a list compiled by Alex Kasman (College of Charleston)
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In this first book in her "Skolian Saga" series, Asaro explains how fasterthanlight speeds are attainable by using imaginary numbers, and hence frequent mentions of "imaginary space" occur throughout the book. In fact, although she is not the first person to play with the consequences of allowing complex values in general relativity, Asaro did publish an article in the American Journal of Physics that explains in complete detail how this "inversion" would work if complex valued speeds were available to us.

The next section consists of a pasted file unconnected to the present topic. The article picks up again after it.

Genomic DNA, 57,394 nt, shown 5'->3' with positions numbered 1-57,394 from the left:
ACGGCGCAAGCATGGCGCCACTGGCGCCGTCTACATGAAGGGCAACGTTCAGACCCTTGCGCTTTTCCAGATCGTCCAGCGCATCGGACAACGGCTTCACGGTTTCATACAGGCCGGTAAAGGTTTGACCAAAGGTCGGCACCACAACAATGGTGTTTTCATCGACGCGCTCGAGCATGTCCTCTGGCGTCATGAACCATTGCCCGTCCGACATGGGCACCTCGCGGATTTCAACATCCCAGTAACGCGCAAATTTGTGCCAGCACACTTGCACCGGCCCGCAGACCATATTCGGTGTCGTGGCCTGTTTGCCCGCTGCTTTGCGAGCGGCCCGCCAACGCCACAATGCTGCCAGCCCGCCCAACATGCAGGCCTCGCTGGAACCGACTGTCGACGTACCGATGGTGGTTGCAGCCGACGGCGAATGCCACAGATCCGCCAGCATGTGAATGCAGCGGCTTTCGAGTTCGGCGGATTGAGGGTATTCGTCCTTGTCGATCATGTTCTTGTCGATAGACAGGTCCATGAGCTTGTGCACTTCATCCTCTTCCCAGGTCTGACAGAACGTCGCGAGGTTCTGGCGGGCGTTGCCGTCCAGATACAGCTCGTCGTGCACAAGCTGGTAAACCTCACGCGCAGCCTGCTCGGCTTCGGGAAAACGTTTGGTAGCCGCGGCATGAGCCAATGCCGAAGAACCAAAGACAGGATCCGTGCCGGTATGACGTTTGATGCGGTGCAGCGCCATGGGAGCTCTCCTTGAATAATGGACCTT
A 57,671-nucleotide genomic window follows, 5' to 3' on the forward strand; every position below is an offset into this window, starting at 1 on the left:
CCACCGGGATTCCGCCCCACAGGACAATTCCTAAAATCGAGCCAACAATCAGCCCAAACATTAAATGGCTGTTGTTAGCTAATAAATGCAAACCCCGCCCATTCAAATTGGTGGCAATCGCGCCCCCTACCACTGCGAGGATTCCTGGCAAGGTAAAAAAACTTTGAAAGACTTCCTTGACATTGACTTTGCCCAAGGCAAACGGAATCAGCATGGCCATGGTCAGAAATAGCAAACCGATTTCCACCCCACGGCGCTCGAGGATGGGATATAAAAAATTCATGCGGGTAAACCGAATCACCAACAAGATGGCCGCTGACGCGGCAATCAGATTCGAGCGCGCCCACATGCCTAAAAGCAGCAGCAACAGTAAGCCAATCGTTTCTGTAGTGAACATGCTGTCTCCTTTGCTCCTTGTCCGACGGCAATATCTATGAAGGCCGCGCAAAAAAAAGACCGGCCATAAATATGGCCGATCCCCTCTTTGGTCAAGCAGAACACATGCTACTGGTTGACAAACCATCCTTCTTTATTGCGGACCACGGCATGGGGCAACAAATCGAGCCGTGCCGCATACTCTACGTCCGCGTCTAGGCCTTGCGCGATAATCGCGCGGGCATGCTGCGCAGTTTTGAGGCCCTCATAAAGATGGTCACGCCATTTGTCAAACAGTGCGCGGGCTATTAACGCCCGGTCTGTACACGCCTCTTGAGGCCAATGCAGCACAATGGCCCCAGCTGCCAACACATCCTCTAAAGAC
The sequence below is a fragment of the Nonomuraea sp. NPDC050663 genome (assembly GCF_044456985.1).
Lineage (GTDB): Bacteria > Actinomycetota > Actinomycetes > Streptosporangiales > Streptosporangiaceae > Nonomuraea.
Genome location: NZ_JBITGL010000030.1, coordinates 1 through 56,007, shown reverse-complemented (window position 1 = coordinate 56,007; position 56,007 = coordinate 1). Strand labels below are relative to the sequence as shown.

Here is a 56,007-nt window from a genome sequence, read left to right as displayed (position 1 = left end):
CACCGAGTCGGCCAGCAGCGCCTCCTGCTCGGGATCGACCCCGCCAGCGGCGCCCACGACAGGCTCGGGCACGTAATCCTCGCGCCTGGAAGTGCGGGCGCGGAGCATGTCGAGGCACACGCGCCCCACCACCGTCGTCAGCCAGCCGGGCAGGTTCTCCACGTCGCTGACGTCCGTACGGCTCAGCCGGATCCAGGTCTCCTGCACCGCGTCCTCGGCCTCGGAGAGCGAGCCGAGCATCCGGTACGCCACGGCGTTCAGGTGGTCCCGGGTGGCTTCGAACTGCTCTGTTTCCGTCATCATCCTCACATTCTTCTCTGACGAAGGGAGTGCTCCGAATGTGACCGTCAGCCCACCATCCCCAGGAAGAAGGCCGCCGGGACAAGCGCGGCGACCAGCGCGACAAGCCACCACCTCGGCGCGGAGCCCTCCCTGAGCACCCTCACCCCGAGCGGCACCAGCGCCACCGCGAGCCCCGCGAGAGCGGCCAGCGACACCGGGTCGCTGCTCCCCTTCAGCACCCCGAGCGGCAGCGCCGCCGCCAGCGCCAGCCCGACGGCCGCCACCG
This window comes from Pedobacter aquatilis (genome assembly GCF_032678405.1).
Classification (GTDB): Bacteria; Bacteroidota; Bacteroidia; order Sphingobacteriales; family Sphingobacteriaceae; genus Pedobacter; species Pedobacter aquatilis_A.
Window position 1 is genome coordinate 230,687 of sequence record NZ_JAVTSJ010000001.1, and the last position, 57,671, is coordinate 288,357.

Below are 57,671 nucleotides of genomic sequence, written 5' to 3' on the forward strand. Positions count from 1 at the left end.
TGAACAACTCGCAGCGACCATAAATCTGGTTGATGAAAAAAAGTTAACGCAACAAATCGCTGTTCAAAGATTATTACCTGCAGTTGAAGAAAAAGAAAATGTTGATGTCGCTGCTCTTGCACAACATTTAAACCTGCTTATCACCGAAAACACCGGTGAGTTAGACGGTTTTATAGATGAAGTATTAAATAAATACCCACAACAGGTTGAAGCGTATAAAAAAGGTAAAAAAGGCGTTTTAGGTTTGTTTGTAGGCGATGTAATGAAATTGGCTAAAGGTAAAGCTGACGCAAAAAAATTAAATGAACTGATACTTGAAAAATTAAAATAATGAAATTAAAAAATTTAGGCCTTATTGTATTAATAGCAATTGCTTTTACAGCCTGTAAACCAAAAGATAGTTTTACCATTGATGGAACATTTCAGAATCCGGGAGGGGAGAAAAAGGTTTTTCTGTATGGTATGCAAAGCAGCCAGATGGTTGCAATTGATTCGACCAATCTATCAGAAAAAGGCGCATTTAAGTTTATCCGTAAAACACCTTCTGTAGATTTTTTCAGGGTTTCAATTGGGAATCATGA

Buy this work of mathematical fiction and read reviews at amazon.com. 
(Note: This is just one work of mathematical fiction from the list. To see the entire list or to see more works of mathematical fiction, return to the Homepage.) 

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Your Help Needed: Some site visitors remember reading works of mathematical fiction that neither they nor I can identify. It is time to crowdsource this problem and ask for your help! You would help a neighbor find a missing pet...can't you also help a fellow site visitor find some missing works of mathematical fiction? Please take a look and let us know if you have seen these missing stories anywhere!.
(Maintained by Alex Kasman, College of Charleston)